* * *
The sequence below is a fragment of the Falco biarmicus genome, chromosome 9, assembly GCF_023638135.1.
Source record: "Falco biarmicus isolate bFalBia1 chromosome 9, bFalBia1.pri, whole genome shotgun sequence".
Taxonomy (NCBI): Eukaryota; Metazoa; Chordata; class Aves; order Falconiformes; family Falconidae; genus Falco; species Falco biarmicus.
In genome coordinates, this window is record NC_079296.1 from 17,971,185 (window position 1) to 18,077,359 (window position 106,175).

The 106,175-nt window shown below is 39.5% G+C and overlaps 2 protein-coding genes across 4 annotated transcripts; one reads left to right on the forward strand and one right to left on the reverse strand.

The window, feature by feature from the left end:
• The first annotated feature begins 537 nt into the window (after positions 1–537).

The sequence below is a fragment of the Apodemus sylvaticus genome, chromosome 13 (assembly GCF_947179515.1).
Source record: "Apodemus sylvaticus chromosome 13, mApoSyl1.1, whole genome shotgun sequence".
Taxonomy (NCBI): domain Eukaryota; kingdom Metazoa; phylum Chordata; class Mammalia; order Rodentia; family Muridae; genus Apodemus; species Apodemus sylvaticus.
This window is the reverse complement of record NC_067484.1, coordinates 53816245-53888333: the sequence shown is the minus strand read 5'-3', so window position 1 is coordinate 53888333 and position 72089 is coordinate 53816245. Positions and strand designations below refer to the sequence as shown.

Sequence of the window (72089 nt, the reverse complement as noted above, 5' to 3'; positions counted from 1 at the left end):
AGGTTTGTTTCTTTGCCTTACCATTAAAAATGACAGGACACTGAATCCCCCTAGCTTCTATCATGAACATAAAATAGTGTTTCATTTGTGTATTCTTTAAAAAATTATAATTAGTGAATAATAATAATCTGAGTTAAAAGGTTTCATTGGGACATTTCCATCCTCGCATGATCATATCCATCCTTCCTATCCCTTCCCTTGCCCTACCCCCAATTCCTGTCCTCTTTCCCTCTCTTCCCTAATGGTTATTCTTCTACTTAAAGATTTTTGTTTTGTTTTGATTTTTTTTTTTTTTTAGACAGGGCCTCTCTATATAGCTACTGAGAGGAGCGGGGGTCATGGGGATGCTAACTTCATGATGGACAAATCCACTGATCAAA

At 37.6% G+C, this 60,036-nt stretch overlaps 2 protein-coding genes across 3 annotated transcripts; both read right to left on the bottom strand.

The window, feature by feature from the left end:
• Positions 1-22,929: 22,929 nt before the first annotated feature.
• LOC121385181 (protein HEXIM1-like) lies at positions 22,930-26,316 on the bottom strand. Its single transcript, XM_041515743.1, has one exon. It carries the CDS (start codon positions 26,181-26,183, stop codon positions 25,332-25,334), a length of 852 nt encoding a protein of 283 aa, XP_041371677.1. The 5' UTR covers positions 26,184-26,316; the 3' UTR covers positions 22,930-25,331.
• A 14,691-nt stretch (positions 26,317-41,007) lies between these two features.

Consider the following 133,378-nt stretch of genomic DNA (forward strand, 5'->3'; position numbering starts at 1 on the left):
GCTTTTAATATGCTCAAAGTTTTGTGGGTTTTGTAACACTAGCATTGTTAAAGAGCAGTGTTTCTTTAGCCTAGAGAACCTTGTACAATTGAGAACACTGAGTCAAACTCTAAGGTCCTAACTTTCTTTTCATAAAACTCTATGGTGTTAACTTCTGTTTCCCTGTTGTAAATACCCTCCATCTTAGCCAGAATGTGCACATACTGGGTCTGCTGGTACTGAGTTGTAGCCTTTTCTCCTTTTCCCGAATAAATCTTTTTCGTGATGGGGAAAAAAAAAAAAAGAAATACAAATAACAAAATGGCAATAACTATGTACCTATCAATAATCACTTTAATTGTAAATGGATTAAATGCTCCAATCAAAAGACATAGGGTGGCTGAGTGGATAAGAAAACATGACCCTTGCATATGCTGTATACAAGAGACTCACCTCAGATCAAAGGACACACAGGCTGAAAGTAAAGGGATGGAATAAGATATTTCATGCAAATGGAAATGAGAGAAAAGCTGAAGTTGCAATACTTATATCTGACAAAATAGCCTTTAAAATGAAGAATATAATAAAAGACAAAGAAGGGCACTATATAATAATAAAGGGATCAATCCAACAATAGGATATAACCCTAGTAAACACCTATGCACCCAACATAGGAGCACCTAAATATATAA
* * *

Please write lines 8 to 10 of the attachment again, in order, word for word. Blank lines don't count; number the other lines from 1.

The sequence below is a fragment of the Apodemus sylvaticus genome, chromosome 13 (assembly GCF_947179515.1).
Source record: "Apodemus sylvaticus chromosome 13, mApoSyl1.1, whole genome shotgun sequence".
Taxonomy (NCBI): domain Eukaryota; kingdom Metazoa; phylum Chordata; class Mammalia; order Rodentia; family Muridae; genus Apodemus; species Apodemus sylvaticus.